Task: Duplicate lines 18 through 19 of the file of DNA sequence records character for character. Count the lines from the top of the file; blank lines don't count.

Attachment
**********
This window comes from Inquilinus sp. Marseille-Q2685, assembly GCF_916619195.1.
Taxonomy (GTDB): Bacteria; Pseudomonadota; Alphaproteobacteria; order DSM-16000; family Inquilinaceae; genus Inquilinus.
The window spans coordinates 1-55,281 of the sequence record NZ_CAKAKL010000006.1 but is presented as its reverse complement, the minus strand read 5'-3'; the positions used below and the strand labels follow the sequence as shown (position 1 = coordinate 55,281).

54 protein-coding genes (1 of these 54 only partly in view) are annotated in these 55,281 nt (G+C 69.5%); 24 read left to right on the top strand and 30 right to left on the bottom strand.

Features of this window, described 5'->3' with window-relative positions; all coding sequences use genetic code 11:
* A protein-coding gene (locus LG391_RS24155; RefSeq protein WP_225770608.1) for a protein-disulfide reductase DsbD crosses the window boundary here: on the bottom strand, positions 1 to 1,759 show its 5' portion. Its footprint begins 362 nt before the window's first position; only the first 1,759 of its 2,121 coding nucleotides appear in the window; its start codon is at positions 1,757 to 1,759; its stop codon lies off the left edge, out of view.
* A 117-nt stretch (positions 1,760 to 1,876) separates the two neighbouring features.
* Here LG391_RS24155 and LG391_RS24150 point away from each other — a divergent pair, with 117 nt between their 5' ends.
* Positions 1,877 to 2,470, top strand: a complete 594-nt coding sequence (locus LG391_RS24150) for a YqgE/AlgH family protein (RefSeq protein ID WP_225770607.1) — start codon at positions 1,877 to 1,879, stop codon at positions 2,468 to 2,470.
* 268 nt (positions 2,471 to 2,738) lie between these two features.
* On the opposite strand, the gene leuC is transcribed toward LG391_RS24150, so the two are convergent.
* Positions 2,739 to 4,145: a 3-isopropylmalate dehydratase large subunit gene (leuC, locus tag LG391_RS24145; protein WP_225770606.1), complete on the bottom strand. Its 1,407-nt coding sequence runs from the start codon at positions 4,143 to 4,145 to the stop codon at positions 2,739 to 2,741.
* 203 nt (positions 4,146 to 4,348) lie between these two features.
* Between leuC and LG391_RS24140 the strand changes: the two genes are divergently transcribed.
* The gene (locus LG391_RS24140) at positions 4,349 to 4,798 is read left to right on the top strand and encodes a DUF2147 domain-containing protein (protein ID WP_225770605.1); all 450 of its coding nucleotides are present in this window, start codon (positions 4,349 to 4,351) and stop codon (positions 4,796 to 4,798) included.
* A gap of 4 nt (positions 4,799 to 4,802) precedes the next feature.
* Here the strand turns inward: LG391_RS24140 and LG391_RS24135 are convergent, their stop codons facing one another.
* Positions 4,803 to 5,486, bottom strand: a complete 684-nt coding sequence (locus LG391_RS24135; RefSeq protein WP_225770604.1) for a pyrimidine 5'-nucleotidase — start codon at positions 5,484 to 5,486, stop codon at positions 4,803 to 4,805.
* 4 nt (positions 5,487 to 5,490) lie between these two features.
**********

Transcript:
* Positions 4,803 to 5,486, bottom strand: a complete 684-nt coding sequence (locus LG391_RS24135; RefSeq protein WP_225770604.1) for a pyrimidine 5'-nucleotidase — start codon at positions 5,484 to 5,486, stop codon at positions 4,803 to 4,805.
* 4 nt (positions 5,487 to 5,490) lie between these two features.